Individual but not fragile: Individual differences in task control predict Stroop facilitation

E. Kalanthroff*, A. Henik

*Corresponding author for this work

Research output: Contribution to journalArticlepeer-review

27 Scopus citations


The Stroop effect is composed of interference and facilitation effects. The facilitation is less stable and thus many times is referred to as a " fragile effect" Here we suggest the facilitation effect is highly vulnerable to individual differences in control over the task conflict (between relevant color naming and irrelevant word reading in the Stroop task). We replicated previous findings of a significant correlation between stop-signal reaction time (SSRT) and Stroop interference, and also found a significant correlation between SSRT and the Stroop facilitation effect-participants with low inhibitory control (i.e., long SSRT) had no facilitation effect or even a reversed one. These results shed new light on the " fragile" facilitation effect and highlight the necessity of awareness of task conflict, especially in the Stroop task.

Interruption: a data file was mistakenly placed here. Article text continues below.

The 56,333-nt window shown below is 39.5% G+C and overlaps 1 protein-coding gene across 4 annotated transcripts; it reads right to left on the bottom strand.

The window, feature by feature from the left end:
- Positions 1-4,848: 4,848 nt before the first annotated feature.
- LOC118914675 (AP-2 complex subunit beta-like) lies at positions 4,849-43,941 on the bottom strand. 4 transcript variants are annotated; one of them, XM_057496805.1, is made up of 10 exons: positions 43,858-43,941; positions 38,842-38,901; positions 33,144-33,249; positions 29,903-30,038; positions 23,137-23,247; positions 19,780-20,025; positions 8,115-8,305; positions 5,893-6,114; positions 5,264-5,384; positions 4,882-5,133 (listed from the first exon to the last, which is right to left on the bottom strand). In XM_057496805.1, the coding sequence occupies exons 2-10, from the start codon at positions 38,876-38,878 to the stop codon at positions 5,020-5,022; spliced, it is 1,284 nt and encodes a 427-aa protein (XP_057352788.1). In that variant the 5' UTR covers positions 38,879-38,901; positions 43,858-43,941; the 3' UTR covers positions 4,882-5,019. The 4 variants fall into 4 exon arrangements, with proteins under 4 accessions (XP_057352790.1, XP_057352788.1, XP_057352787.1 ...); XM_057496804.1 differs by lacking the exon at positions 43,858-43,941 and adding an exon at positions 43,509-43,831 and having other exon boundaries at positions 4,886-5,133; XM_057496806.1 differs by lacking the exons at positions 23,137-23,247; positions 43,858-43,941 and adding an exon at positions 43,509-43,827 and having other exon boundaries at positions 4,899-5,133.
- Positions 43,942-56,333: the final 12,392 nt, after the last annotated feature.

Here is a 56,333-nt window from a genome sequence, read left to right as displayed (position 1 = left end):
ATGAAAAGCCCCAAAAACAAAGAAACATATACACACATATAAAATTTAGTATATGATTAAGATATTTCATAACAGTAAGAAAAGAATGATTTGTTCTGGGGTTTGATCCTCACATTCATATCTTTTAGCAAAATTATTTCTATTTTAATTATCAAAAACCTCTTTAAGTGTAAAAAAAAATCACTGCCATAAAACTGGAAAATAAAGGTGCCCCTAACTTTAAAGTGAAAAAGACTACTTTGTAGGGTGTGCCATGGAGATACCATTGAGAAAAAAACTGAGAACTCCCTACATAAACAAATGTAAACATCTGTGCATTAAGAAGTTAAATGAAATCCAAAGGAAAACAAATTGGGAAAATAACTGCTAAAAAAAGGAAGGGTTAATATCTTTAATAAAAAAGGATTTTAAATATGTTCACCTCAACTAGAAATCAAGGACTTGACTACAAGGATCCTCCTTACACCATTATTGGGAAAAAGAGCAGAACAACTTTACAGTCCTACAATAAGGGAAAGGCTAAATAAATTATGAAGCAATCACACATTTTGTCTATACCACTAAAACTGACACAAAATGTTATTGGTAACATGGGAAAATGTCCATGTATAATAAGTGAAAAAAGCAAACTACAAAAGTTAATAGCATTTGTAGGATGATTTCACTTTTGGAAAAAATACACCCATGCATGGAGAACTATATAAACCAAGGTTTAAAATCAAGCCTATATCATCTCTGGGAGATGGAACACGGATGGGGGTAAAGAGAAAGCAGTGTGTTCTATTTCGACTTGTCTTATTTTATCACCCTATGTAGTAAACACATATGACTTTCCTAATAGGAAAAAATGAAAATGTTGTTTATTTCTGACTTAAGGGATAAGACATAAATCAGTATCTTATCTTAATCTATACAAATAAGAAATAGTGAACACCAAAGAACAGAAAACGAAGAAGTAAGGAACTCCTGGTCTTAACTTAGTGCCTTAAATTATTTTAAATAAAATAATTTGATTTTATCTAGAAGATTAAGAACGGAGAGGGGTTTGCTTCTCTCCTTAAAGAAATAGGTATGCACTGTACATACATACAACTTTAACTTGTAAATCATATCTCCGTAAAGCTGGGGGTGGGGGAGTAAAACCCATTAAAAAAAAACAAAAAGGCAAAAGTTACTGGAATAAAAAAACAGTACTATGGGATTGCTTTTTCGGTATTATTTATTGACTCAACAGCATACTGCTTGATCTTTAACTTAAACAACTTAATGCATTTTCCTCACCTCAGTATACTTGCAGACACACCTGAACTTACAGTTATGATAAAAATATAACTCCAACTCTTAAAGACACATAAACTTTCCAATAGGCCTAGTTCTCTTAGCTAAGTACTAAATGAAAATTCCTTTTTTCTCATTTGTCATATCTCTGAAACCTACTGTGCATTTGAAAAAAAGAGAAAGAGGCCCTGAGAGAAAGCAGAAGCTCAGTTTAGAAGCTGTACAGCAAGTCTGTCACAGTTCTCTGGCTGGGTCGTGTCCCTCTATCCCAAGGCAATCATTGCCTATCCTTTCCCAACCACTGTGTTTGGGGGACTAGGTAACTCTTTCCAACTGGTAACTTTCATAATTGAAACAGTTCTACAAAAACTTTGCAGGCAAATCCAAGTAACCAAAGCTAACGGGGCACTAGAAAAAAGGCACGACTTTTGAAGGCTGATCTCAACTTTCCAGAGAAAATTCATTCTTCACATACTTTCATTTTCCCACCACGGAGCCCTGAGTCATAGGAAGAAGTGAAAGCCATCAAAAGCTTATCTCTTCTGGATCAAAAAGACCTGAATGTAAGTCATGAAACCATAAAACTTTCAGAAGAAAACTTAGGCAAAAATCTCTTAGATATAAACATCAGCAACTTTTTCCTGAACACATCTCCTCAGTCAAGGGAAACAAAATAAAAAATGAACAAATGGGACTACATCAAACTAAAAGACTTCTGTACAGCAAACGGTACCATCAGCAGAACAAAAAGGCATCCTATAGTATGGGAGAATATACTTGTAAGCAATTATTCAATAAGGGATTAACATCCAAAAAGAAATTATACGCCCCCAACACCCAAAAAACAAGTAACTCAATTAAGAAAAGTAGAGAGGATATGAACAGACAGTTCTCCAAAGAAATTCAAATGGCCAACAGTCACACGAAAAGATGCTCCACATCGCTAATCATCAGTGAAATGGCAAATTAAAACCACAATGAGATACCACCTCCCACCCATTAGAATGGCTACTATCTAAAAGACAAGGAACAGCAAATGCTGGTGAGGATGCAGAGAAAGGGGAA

Original languageAmerican English
Pages (from-to)413-419
Number of pages7
JournalConsciousness and Cognition
Issue number2
StatePublished - Jun 2013
Externally publishedYes


  • Anterior cingulate cortex
  • Executive function
  • Stop signal
  • Stroop
  • Task conflict


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